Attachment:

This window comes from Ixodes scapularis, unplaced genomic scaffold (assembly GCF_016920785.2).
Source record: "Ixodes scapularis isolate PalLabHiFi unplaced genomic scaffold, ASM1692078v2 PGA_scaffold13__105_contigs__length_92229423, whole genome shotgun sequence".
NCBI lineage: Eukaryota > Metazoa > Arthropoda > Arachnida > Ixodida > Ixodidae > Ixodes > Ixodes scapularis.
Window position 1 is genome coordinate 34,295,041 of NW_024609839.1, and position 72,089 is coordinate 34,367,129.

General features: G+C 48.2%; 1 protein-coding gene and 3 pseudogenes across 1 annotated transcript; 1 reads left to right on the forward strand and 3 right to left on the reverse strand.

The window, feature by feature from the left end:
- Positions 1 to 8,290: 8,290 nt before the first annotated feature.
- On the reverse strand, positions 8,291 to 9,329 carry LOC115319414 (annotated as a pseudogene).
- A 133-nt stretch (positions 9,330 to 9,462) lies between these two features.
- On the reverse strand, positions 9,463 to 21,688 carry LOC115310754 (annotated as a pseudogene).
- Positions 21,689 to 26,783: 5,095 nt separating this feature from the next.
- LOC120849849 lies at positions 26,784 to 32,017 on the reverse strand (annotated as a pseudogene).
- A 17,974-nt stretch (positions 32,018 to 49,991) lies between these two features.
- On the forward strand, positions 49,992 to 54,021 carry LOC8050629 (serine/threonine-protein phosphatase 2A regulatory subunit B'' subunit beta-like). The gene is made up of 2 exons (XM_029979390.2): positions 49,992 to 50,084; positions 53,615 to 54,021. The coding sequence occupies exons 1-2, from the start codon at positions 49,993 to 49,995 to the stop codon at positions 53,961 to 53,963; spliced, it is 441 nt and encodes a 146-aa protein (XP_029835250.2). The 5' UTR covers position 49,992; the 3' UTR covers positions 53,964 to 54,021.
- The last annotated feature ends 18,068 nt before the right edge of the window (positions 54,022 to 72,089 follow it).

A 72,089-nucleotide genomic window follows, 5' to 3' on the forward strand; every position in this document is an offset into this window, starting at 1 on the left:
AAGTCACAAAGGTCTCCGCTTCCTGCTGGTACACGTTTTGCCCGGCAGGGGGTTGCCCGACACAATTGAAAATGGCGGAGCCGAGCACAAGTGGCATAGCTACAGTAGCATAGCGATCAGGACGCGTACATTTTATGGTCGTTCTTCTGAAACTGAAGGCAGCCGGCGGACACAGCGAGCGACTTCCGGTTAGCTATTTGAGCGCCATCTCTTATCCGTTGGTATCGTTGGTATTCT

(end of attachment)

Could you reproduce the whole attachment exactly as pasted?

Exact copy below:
This window comes from Ixodes scapularis, unplaced genomic scaffold (assembly GCF_016920785.2).
Source record: "Ixodes scapularis isolate PalLabHiFi unplaced genomic scaffold, ASM1692078v2 PGA_scaffold13__105_contigs__length_92229423, whole genome shotgun sequence".
NCBI lineage: Eukaryota > Metazoa > Arthropoda > Arachnida > Ixodida > Ixodidae > Ixodes > Ixodes scapularis.
Window position 1 is genome coordinate 34,295,041 of NW_024609839.1, and position 72,089 is coordinate 34,367,129.

General features: G+C 48.2%; 1 protein-coding gene and 3 pseudogenes across 1 annotated transcript; 1 reads left to right on the forward strand and 3 right to left on the reverse strand.

The window, feature by feature from the left end:
- Positions 1 to 8,290: 8,290 nt before the first annotated feature.
- On the reverse strand, positions 8,291 to 9,329 carry LOC115319414 (annotated as a pseudogene).
- A 133-nt stretch (positions 9,330 to 9,462) lies between these two features.
- On the reverse strand, positions 9,463 to 21,688 carry LOC115310754 (annotated as a pseudogene).
- Positions 21,689 to 26,783: 5,095 nt separating this feature from the next.
- LOC120849849 lies at positions 26,784 to 32,017 on the reverse strand (annotated as a pseudogene).
- A 17,974-nt stretch (positions 32,018 to 49,991) lies between these two features.
- On the forward strand, positions 49,992 to 54,021 carry LOC8050629 (serine/threonine-protein phosphatase 2A regulatory subunit B'' subunit beta-like). The gene is made up of 2 exons (XM_029979390.2): positions 49,992 to 50,084; positions 53,615 to 54,021. The coding sequence occupies exons 1-2, from the start codon at positions 49,993 to 49,995 to the stop codon at positions 53,961 to 53,963; spliced, it is 441 nt and encodes a 146-aa protein (XP_029835250.2). The 5' UTR covers position 49,992; the 3' UTR covers positions 53,964 to 54,021.
- The last annotated feature ends 18,068 nt before the right edge of the window (positions 54,022 to 72,089 follow it).

A 72,089-nucleotide genomic window follows, 5' to 3' on the forward strand; every position in this document is an offset into this window, starting at 1 on the left:
AAGTCACAAAGGTCTCCGCTTCCTGCTGGTACACGTTTTGCCCGGCAGGGGGTTGCCCGACACAATTGAAAATGGCGGAGCCGAGCACAAGTGGCATAGCTACAGTAGCATAGCGATCAGGACGCGTACATTTTATGGTCGTTCTTCTGAAACTGAAGGCAGCCGGCGGACACAGCGAGCGACTTCCGGTTAGCTATTTGAGCGCCATCTCTTATCCGTTGGTATCGTTGGTATTCT